Winterlandschaft mit Eisläufern und Vogelfalle

Pieter Bruegel der Ältere, „Winterlandschaft mit Eisläufern und Vogelfalle“ (1565)

Learn from this picture how we journey in the world

Slithering as we go, the foolish and the wise


We have to imagine the duties they leave behind

for the thrill of the river,

the kitchens and middens, the sheepfolds and clouded byres,

the old folk in their sick beds

mumbling prayers.


The day is bright

and this is their escape

from hardship,

but each has his private hurt, her secret dread:

the man who starts thirsty and tired, his body soured

with last night’s schnapps,

then skates out to the bridge at breakneck speed,

away from the loveless matron he’s had to endure

for decades;

the woman in blue and grey, keeping pace with her child,

untroubled for now, but never released from the fear

that her husband will catch her wasting his precious time

and beat her as he’s beaten her for years,

the moment he gets her home.


At midstream, the children play

with makeshift hockey sticks and, near the church,

a man finds the thoughtless grace

of the boy he once was

to glide free

in the very eye of heaven;

it could be simple – paradise foreseen –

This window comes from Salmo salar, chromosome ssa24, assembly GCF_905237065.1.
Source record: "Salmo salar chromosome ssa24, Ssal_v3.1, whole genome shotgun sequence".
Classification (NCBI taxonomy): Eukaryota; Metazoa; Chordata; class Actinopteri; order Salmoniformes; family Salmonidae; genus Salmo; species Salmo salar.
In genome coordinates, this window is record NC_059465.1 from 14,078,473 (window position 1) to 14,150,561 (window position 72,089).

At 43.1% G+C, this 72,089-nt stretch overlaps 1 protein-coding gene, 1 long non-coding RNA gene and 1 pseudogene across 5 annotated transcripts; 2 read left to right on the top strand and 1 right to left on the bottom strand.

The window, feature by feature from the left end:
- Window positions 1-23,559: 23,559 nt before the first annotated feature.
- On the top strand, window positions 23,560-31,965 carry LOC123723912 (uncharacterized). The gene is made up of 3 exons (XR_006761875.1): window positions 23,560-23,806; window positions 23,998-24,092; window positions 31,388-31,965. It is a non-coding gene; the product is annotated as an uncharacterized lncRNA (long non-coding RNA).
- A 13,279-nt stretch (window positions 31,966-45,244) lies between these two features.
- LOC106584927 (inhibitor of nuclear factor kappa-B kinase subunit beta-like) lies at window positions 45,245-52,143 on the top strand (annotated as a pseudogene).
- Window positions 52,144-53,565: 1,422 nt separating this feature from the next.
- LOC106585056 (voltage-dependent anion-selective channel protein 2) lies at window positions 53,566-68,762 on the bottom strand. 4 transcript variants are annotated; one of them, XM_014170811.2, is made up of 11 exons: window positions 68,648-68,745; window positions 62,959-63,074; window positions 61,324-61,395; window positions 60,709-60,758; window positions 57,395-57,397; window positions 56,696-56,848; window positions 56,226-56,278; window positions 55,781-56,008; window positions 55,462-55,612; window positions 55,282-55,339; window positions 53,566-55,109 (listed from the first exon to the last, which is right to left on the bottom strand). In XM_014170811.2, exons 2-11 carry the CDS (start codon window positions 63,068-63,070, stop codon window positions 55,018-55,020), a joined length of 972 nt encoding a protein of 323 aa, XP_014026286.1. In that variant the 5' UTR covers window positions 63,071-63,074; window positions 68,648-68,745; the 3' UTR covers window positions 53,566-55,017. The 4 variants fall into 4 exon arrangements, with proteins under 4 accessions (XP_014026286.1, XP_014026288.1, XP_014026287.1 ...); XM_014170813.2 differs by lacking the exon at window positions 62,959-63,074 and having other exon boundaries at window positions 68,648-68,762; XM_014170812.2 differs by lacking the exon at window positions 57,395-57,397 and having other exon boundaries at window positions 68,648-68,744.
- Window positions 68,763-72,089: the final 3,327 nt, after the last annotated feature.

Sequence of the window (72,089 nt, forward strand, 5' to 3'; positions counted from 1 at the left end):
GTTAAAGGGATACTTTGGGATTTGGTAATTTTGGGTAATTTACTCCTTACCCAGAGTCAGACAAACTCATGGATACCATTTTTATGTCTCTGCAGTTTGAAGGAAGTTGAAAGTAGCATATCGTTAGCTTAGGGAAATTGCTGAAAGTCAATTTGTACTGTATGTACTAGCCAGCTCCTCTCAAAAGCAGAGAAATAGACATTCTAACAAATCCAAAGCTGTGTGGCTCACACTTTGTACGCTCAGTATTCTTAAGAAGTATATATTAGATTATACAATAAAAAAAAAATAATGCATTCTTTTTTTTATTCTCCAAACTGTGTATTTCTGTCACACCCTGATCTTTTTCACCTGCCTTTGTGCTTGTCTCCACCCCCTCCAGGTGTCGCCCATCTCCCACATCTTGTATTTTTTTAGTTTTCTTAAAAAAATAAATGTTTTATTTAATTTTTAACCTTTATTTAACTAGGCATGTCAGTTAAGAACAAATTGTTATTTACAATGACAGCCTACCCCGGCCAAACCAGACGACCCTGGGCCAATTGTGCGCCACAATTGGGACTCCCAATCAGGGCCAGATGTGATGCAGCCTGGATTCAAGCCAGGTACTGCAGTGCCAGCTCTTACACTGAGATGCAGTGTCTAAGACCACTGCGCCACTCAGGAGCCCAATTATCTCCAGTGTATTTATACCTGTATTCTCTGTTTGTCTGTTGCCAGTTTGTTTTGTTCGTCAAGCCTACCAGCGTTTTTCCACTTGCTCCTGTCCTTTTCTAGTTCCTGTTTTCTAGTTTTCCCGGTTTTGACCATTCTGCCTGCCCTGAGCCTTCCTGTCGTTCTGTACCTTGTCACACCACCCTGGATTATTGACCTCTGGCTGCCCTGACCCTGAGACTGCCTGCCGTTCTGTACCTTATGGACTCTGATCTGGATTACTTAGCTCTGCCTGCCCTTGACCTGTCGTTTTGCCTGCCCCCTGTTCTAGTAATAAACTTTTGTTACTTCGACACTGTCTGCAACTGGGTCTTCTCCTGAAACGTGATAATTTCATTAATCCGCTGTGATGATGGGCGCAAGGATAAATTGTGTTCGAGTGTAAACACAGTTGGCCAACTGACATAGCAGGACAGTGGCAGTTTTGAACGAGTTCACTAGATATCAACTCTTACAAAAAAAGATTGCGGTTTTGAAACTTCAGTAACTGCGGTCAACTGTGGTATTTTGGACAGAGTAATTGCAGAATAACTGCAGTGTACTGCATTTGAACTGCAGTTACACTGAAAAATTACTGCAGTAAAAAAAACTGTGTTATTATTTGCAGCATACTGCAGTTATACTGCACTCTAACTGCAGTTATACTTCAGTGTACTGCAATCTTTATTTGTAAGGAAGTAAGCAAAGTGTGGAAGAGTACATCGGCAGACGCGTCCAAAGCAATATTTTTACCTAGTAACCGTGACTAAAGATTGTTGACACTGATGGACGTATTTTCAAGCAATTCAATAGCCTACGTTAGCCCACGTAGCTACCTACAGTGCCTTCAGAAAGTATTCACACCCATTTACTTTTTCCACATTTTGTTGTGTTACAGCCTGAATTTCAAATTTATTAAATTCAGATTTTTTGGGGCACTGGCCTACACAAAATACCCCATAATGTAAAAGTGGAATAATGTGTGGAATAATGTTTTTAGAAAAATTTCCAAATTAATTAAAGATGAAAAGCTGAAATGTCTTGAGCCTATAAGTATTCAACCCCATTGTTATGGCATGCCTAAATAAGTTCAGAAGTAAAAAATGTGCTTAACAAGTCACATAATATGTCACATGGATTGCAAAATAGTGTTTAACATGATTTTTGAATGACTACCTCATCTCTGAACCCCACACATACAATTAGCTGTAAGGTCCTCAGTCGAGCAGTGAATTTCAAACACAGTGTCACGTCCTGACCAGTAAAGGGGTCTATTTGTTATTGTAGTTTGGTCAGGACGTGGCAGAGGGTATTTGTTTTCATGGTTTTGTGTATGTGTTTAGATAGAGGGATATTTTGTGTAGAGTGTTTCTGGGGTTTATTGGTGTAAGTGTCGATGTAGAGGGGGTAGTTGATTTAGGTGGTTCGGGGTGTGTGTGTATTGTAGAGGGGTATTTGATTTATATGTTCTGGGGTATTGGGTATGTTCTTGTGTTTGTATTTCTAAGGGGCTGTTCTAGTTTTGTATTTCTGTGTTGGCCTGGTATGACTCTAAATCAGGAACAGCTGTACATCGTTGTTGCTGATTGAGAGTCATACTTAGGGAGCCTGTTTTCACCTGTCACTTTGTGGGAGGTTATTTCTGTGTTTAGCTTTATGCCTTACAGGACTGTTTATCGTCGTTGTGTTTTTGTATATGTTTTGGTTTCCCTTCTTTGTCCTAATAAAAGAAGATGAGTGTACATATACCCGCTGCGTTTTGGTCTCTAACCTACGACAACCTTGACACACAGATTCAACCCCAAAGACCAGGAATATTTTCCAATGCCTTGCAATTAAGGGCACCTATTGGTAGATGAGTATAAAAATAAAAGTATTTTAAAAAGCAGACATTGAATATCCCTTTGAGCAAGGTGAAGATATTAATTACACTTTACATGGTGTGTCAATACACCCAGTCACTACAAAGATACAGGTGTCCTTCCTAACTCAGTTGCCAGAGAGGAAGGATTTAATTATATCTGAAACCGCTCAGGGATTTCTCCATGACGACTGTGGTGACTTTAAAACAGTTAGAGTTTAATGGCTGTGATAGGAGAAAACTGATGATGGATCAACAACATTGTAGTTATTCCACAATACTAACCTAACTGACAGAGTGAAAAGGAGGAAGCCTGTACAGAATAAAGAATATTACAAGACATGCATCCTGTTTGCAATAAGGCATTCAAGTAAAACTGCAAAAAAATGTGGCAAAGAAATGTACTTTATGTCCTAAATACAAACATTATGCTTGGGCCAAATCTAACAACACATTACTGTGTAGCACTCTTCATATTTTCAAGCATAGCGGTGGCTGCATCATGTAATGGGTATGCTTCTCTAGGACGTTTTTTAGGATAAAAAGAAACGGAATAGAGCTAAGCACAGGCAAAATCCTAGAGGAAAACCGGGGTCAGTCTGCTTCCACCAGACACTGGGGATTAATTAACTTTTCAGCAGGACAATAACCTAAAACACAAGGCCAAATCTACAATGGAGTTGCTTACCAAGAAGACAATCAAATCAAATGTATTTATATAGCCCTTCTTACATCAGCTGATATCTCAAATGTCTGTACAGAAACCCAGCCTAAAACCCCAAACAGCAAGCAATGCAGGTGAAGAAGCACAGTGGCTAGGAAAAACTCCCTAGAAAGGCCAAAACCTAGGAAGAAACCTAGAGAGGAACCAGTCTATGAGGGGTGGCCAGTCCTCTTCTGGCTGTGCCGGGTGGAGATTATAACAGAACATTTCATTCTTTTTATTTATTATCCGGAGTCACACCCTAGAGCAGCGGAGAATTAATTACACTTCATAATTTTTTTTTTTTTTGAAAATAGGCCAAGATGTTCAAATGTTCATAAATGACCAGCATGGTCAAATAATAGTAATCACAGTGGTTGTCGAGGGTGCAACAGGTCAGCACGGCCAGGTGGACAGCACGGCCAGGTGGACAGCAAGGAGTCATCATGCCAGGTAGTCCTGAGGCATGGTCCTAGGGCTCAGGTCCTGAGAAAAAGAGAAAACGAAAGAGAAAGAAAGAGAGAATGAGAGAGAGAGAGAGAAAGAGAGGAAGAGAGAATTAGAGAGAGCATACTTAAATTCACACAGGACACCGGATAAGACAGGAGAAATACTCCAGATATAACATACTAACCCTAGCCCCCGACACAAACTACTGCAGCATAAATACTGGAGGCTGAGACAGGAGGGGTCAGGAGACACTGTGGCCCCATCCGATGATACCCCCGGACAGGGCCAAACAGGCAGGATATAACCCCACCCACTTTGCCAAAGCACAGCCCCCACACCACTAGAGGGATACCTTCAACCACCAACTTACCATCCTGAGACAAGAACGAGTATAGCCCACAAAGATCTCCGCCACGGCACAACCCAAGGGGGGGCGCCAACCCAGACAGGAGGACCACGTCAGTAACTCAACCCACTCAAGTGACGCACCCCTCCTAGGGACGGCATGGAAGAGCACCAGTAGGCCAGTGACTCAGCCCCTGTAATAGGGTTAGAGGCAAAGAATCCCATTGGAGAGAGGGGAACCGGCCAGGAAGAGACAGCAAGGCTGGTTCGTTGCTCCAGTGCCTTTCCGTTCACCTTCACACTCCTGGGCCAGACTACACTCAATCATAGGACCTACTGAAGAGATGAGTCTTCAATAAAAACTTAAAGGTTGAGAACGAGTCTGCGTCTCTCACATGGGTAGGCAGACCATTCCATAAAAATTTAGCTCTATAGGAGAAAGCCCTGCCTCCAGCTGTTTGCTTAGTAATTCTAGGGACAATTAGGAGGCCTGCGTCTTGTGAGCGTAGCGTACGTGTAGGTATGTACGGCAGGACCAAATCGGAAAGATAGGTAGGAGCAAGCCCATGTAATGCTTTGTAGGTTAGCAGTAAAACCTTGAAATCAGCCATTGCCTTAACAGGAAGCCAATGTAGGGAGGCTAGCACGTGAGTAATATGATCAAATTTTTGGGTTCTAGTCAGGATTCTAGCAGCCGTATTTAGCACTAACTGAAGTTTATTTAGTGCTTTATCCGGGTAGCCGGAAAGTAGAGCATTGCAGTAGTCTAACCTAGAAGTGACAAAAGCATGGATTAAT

but up on the rightmost bank, amid thorns and briars,

someone has built a bird trap from a plank

set on a perch, from which a length of rope

snakes to a half‐closed door,

and all around it, birds dip from the air,

starlings and fieldfares, redwings, unaware

of any danger.


It seems a fable and perhaps it is:

we live in peril, die from happenstance,

a casual slip, a fault line in the ice;

but surely it’s the other thought that matters,

the sense that, now and then, there’s still a chance

a man might slide towards an old

belonging, momentarily involved

in nothing but the present, skating out

towards a white

horizon, fair

and gifted with the grace

to skate forever, slithering as he goes,

but hazarding a guess that someone else

is close beside him, other to his other.


John Burnside